Those memories — and his plans for the next couple of years — are undoubtedly what drove McConnell’s attempt this week to win a formal pledge from Schumer not to abolish the filibuster rule, under which most legislation requires a 60-vote supermajority to advance.

As McConnell knows well, the filibuster divides Democrats. A growing progressive majority wants to get rid of it, because it stands in the way of ambitious laws they want to pass, like the “Medicare for all” proposal of Sen. Bernie Sanders (I-Vt.). Traditionalists like Sen. Dianne Feinstein (D-Calif.) want to keep the rule, because they believe it forces the Senate to adopt moderate, broadly acceptable legislation.

So, one of McConnell’s goals may have simply been to drive a wedge between progressive and moderate Democrats — and to force Schumer into an early, preemptive concession.

But McConnell had another, more important reason for trying — despite the odds — to keep the filibuster rule: It’s his favorite legislative weapon.


It’s the main procedural tool he plans to use to stop Biden’s ambitious legislative agenda.

As Senate minority leader during the first six years of the Obama administration, he wielded the rule often to bring that Democratic president’s program to a virtual standstill.

Obama managed to pass a massive economic stimulus bill in 2009 and a landmark healthcare bill in 2010 — but after the 2010 midterm election, when the Democrats’ Senate majority shrank to 53, McConnell was able to block most of the Democrats’ major legislation.

Moderate voters, impatient with gridlock, blamed Obama and deserted the Democrats. Republicans regained a majority in the House of Representatives in 2010 and the Senate in 2014.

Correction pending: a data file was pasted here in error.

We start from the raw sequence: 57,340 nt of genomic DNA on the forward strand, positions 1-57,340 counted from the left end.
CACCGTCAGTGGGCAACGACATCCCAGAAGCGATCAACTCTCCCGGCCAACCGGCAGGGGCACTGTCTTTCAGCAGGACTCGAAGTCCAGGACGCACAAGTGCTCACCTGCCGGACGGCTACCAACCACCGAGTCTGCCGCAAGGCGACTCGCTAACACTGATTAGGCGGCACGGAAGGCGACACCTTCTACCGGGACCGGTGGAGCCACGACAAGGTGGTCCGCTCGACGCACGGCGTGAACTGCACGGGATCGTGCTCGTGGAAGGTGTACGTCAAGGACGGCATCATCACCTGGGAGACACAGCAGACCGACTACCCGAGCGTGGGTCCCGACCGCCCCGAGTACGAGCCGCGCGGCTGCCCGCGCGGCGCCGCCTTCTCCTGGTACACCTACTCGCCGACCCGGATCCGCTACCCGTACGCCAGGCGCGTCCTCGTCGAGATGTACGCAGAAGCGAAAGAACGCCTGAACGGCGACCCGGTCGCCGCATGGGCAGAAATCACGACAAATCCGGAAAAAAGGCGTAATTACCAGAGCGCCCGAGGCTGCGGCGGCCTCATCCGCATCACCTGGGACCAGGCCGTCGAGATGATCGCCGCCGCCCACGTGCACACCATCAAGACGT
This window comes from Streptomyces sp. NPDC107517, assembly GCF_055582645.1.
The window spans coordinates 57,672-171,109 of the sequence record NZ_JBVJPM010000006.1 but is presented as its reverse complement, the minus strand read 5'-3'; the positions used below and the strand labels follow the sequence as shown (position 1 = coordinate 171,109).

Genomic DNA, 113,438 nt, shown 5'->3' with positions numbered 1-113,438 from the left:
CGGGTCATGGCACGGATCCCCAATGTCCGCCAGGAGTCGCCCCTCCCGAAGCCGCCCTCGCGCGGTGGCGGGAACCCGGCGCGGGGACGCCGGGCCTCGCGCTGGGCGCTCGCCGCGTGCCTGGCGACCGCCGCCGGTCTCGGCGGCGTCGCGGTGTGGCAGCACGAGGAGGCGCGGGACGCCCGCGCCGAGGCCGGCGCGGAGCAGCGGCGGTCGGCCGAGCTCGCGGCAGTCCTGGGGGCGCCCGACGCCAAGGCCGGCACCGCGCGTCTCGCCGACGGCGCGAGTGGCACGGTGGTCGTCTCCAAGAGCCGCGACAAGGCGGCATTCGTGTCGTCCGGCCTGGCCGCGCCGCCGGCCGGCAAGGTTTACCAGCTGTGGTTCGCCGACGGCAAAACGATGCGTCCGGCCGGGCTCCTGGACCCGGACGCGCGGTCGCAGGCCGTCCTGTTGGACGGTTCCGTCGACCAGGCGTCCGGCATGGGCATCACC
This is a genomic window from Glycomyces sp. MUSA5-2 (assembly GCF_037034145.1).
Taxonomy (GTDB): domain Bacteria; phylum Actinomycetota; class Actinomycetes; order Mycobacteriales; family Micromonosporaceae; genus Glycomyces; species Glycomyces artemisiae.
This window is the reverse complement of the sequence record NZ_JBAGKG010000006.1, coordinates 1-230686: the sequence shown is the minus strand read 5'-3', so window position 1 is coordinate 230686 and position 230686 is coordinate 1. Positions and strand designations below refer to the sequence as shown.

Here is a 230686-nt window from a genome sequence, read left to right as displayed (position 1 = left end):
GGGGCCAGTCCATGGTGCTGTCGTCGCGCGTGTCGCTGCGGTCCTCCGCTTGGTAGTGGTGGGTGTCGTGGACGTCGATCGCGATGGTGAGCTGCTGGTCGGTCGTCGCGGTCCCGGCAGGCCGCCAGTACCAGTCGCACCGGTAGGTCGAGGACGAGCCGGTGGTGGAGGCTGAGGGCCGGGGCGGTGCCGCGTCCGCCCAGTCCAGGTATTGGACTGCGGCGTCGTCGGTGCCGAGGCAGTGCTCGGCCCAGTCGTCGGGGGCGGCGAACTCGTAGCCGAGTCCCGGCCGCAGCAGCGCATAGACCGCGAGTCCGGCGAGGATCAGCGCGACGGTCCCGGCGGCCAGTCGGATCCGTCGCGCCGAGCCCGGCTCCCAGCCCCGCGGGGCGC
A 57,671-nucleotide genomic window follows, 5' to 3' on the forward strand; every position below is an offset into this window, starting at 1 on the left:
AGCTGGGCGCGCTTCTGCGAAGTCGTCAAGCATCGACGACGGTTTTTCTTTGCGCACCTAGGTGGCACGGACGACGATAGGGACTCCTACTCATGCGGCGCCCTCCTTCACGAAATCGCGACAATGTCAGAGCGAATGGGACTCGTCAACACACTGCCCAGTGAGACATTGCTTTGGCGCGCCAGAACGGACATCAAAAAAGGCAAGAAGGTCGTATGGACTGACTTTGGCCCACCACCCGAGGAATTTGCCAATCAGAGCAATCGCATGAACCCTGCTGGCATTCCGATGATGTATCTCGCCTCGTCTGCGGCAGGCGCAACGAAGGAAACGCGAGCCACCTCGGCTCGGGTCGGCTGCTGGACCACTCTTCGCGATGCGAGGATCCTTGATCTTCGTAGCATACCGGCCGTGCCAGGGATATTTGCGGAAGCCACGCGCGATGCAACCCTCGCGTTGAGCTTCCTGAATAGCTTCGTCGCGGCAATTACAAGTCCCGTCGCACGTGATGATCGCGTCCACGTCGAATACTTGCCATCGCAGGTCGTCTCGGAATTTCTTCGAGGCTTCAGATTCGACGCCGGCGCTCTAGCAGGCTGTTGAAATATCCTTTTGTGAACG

That history is what McConnell wants to repeat in the Biden era: politics as guerrilla warfare, battling the majority to an impasse.

Obstruction is where McConnell excels. He’s never been much of a visionary: After 36 years in the Senate, he has no landmark laws bearing his name. But give him a monkey wrench, and he knows precisely where to throw it to jam up the works.

That will be a problem for Biden, whose agenda includes ambitious proposals for immigration reform, climate change programs and a $15 minimum wage, among many other goals.


White House aides say the new president learned a lesson from Obama’s experience in 2009 and his own experience in 2012, when many Democrats believed McConnell bested him in negotiations over a fiscal-cliff bill.

They’ve said Biden plans to seek bipartisan buy-in for his initial legislation on the COVID pandemic and economic relief — but if Republicans stand in the way, he’ll resort to reconciliation, the Senate procedure that allows budget measures to pass with a simple majority.

Biden, a Senate traditionalist, says he doesn’t seek repeal of the filibuster rule. Some of his allies think he may have occasion to reconsider that stance in the years ahead.

Either way, they should harbor no doubt about where McConnell will stand. He will plant himself squarely in their way.